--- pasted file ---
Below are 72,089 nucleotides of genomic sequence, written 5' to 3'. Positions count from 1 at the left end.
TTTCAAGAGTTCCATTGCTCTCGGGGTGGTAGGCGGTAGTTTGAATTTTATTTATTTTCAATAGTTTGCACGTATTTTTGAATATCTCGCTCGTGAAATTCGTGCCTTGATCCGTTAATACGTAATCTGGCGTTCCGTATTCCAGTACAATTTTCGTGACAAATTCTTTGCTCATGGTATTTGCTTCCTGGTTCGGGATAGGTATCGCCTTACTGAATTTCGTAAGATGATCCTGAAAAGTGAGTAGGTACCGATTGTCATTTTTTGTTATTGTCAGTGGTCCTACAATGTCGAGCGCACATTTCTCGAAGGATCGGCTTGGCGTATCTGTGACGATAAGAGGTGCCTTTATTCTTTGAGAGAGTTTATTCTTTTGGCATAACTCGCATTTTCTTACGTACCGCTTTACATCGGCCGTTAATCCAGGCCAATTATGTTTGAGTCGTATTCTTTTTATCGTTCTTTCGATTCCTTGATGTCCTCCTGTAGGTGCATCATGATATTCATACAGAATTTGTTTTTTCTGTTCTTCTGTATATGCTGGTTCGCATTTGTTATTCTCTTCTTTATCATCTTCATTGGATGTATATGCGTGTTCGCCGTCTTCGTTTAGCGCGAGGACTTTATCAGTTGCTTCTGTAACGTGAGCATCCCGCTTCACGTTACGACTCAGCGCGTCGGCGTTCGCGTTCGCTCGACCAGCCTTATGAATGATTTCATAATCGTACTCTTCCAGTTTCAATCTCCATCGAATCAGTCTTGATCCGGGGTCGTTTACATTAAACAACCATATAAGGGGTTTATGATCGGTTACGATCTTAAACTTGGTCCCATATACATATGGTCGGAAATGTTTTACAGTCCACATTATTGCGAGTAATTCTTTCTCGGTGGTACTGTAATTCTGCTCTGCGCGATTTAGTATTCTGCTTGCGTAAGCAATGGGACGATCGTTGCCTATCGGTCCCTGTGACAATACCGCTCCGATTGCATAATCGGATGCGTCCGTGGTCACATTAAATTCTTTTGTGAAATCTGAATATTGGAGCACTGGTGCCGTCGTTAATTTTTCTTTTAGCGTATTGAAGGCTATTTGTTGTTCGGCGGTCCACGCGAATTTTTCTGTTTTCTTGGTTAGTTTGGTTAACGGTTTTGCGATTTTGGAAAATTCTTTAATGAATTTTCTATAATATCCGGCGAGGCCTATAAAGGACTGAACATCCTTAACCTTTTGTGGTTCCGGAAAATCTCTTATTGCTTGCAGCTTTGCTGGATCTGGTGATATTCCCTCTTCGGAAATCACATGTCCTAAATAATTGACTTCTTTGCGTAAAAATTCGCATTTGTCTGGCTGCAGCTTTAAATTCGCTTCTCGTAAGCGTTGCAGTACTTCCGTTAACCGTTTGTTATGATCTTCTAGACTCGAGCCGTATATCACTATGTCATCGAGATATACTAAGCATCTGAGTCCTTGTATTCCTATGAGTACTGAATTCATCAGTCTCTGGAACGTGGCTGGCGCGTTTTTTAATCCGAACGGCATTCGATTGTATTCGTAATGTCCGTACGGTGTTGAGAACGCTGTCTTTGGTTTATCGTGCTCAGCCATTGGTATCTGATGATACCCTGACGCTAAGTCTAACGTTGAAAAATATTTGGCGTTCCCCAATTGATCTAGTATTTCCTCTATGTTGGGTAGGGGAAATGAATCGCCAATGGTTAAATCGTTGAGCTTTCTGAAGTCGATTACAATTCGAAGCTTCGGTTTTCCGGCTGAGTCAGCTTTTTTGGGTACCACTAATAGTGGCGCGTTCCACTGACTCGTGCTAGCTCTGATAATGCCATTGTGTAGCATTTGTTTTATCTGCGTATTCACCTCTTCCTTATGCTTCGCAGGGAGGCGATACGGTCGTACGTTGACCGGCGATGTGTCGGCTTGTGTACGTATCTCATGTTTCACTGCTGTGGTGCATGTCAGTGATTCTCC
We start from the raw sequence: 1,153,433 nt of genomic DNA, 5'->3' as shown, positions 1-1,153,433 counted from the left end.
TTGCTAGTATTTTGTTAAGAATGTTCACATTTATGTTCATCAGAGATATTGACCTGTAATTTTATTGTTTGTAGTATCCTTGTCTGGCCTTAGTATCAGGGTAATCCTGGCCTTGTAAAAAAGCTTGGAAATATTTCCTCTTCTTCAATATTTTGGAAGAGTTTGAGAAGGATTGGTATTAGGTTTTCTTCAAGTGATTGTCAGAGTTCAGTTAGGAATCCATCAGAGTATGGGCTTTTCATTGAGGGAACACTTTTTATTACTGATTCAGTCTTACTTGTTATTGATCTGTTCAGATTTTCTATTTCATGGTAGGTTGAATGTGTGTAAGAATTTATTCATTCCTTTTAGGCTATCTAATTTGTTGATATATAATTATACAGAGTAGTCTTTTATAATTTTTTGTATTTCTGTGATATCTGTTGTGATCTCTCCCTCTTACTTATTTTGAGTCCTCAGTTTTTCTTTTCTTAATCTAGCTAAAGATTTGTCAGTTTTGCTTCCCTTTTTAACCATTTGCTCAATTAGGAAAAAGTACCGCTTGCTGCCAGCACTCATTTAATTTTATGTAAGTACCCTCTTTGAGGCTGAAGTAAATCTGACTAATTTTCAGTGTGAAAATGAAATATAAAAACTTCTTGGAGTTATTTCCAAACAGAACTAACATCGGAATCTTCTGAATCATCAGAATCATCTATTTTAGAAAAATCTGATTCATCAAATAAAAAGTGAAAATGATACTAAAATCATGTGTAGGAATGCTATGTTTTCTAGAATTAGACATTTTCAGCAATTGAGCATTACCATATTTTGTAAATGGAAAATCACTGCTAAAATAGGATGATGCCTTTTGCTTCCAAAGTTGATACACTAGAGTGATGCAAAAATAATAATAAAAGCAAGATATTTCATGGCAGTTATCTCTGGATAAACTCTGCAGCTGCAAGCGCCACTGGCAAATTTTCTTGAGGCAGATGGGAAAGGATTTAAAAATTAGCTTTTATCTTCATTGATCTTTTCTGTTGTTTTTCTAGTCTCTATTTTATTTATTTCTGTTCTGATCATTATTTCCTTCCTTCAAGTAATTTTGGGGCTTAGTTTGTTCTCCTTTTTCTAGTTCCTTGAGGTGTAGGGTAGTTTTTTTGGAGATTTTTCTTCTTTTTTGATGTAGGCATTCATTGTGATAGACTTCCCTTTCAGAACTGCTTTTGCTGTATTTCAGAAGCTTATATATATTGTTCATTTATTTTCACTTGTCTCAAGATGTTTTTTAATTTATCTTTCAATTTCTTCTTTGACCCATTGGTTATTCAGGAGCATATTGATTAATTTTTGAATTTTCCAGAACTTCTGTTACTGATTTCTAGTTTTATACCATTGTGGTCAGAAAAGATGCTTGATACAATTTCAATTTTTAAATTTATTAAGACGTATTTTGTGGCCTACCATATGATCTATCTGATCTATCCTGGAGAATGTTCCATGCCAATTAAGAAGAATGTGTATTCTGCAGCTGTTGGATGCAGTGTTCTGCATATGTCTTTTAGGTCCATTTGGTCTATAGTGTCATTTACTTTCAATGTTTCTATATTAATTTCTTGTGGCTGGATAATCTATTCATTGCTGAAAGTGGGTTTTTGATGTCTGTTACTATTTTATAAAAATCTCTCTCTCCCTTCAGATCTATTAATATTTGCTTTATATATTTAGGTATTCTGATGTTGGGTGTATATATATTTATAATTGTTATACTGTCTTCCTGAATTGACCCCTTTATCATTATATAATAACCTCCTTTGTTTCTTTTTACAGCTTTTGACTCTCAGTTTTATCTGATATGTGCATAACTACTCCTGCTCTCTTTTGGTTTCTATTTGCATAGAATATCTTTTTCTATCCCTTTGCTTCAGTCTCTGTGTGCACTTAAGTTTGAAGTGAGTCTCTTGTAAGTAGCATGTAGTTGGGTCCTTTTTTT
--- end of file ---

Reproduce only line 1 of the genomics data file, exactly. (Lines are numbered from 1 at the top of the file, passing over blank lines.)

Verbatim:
Below are 72,089 nucleotides of genomic sequence, written 5' to 3'. Positions count from 1 at the left end.